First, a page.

The soundtrack, supplied by Giorgio Moroder, is among the cheesiest I've ever heard, and the story by Oliver Stone(of course)tries to fit way too much into the film's near three hour running time. As a result, the plot feels rushed- of course, one way to tie up all the loose plot ends is to kill everyone, which is exactly what happens. "Scarface" is not the worst film I've seen, but it's no "Godfather", and what makes it so appealing to gangsta-rappers is something that mystifies me.
on October 27, 2003
I had not seen Brian DePalma's "Scarface" since I saw it in the theater 20 years ago. What I thought I remembered from back then was that I absolutely loved it. But having watched it a second time on the 20th anniversary DVD recently, it just didn't grab me that way. Not even close.
I don't know if it was Al Pacino's over-the-top Cuban accent, the stiffness of Steven Bauer as his pal Manny or Mary Elizabeth Mastriantonio's fright wig of a hairdo, but Scarface didn't do it for me this time. But I would guess that the primary reason is that it just seemed to move in slowwwww motion for me. I've seen better stories with more action told in much less time in the 20 year period since this came out.
I also agree with another viewer who doesn't get the rap persona this movie has and the heavy rap influence on the Bonus DVD (I understand that when this DVD was being planned, the studio wanted DePalma to replace some of the soundtrack in the movie with rap songs - DePalma wisely declined). I just read an interview with a rapper who wants his life to be "just like Scarface's". Note to rapper - you need to watch the final 10-15 minutes of this movie again!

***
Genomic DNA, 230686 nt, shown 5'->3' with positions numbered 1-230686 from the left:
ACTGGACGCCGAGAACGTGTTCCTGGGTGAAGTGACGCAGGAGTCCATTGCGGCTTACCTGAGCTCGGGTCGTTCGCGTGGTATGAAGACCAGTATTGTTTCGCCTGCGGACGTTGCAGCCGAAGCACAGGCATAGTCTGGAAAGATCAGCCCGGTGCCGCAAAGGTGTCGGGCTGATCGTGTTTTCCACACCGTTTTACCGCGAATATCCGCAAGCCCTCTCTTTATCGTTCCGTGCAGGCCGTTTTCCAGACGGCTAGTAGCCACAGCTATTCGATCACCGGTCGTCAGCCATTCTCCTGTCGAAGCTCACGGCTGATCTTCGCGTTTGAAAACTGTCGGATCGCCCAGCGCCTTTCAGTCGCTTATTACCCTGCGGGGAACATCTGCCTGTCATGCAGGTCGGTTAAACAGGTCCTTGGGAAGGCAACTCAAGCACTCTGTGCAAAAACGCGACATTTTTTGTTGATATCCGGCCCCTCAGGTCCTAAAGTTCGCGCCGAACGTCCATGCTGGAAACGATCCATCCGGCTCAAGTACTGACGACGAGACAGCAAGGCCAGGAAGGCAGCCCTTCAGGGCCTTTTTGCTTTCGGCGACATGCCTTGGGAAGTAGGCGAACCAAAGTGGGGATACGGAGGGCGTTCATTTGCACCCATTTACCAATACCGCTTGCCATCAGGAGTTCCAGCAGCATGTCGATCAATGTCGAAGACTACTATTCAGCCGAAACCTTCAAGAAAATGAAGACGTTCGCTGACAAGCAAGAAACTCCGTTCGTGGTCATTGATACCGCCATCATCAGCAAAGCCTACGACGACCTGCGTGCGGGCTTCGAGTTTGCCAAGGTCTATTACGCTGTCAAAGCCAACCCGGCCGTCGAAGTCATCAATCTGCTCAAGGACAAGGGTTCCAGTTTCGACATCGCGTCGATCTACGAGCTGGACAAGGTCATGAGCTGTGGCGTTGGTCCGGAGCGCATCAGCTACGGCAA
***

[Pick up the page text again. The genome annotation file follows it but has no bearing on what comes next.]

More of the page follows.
It's not horrible, but three hours that you could spend watching Pacino classics like either of the first two Godfather classics.
on October 26, 2003
I am a big fan of the movie "Scareface", so I was expecting this Anniversary Edition DVD to be flawless. I was wrong.
First off, I can barely see the text and graphics on the cover. Did universal forget to change their print cartridges? Perhaps they thought us Americans are too stupid to notice the difference. If you compare the original "Scareface" DVD cover to the new Anniversary Edition cover you can see the difference. The text and graphics on the original DVD case insert can be seen just fine, while the text and graphics on the new Anniversary Edition's DVD case insert is very dim and cheap. This means universal was in a rush to throw these out on the shelves. No attention to detail here.
Also someone please tell me what does rap music have to do with this movie? The bonus DVD has interviews and deleated scenes which are ok, but I just don't get the hip-hop def jamz garbage. Along with the interviews and deleated scenes, you'll also find interviews with rappers. Why not interview three year olds instead?